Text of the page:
- Associated Press - Thursday, November 10, 2011

MONROVIA, LIBERIA Africa’s first and only female president handily won re-election Thursday with 90.2 percent of the vote. However, Ellen Johnson-Sirleaf’s victory has been rendered hollow and her government may struggle to prove its legitimacy because the opposition boycotted the election.

Hours before the results were announced in an election that was supposed to solidify Liberia’s shaky peace, opposition leader Winston Tubman said he would not accept the outcome of this week’s presidential runoff.

With nearly nine-tenths of precincts reporting, National Election Commission Chairwoman Elizabeth Nelson announced late Thursday that Mrs. Sirleaf had received 513,320 votes out of 565,391 tallied. Only 52,071 ballots, or 9.2 percent, had been cast for Mr. Tubman, a former U.N. diplomat.

Last week, Mr. Tubman called on his supporters to boycott Tuesday’s presidential runoff, and many polling places closed early because of the dismal turnout. An hour after polls opened, many had no lines outside. By afternoon, poll workers were seen dozing off, some laying their heads on tables next to near-empty ballot boxes.

Turnout hovered around 33 percent of registered voters, not even half of the 71 percent who turned out for the election’s first round.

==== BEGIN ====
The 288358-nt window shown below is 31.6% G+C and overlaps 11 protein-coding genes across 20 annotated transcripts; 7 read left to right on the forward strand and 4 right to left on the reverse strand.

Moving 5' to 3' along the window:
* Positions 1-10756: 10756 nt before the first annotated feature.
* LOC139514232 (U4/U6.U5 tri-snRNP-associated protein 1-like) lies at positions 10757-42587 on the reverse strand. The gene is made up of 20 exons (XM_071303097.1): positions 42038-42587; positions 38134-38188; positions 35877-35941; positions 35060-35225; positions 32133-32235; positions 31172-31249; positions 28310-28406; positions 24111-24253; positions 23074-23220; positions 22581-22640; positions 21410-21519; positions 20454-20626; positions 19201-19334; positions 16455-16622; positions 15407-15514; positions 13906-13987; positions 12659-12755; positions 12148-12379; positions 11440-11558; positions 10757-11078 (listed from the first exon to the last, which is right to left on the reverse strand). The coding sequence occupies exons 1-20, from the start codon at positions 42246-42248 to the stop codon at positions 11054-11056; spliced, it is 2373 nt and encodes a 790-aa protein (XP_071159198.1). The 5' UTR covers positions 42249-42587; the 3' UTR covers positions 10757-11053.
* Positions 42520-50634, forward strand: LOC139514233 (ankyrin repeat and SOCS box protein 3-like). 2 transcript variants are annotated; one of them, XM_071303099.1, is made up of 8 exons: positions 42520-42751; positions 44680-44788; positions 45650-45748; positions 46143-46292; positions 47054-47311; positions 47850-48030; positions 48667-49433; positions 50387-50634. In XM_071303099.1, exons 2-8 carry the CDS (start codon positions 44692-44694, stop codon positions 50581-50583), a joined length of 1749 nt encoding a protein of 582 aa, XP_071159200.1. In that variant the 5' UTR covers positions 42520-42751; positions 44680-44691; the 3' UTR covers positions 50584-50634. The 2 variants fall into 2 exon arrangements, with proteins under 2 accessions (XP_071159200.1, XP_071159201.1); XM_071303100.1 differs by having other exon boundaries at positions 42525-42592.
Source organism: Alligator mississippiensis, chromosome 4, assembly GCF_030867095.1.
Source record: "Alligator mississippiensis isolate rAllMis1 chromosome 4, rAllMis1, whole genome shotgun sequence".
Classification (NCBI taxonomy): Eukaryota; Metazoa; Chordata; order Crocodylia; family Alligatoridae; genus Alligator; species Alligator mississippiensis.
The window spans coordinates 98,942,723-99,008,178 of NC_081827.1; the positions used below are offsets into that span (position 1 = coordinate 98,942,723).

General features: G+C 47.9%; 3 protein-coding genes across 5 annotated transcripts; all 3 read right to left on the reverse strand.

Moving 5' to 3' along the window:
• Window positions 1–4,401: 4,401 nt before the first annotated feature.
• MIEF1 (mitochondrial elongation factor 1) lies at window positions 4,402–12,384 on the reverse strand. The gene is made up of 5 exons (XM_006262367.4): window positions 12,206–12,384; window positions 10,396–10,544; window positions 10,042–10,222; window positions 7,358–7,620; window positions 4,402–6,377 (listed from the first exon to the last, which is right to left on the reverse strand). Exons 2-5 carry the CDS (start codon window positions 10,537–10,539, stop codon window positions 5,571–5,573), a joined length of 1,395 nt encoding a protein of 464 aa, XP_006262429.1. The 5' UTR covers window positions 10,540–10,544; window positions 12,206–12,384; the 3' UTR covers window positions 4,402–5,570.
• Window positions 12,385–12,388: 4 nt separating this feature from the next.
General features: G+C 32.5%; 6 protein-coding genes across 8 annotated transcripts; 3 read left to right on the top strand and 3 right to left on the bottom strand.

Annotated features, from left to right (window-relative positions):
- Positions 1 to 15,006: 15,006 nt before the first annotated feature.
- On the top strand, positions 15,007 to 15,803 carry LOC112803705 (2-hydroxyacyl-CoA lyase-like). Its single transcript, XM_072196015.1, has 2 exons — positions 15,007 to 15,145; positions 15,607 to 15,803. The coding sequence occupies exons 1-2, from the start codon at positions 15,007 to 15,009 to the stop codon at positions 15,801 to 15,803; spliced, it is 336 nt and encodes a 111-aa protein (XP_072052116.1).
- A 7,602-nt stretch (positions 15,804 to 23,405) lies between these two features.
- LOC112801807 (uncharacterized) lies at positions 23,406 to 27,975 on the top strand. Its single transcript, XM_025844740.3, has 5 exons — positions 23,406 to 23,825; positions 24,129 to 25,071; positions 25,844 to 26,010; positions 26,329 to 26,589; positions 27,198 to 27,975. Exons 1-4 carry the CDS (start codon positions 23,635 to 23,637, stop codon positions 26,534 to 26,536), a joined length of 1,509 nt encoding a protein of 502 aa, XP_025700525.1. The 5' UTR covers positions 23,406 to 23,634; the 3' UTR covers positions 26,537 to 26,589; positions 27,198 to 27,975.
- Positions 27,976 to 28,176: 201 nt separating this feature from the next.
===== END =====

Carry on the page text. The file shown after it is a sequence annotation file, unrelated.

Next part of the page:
“Our decision before the runoff is that we would not accept the results,” Mr. Tubman said in Monrovia, Liberia’s sea-front capital of pockmarked buildings that still bear the scars of the horrific 14-year civil war that only ended in 2003.

“We’re getting pressure from everywhere including the White House to partake in something we know is stacked against us,” he said in an interview.

“The international community cannot see our case, and we wanted to bring this to their attention. They should know we’re not just making trouble. I’m not a troublemaker. They should not ignore us. This was a way that our voice was heard.”

Most analysts and country political experts believe that Mr. Tubman would have lost Tuesday’s election if he had participated. His Congress for Democratic Change party got about 33 percent of the vote in the first round last month, compared with about 44 percent for Mrs. Sirleaf. She later won the endorsement of the third-place finisher, who had just over 11 percent.

“If you look at the figures, you can see that Tubman [was] almost certainly going to lose. He is 12, 13 points down in the polls,” said Stephen Ellis, the author of a history of the Liberian civil war and researcher at the African Studies Center Leiden in the Netherlands.



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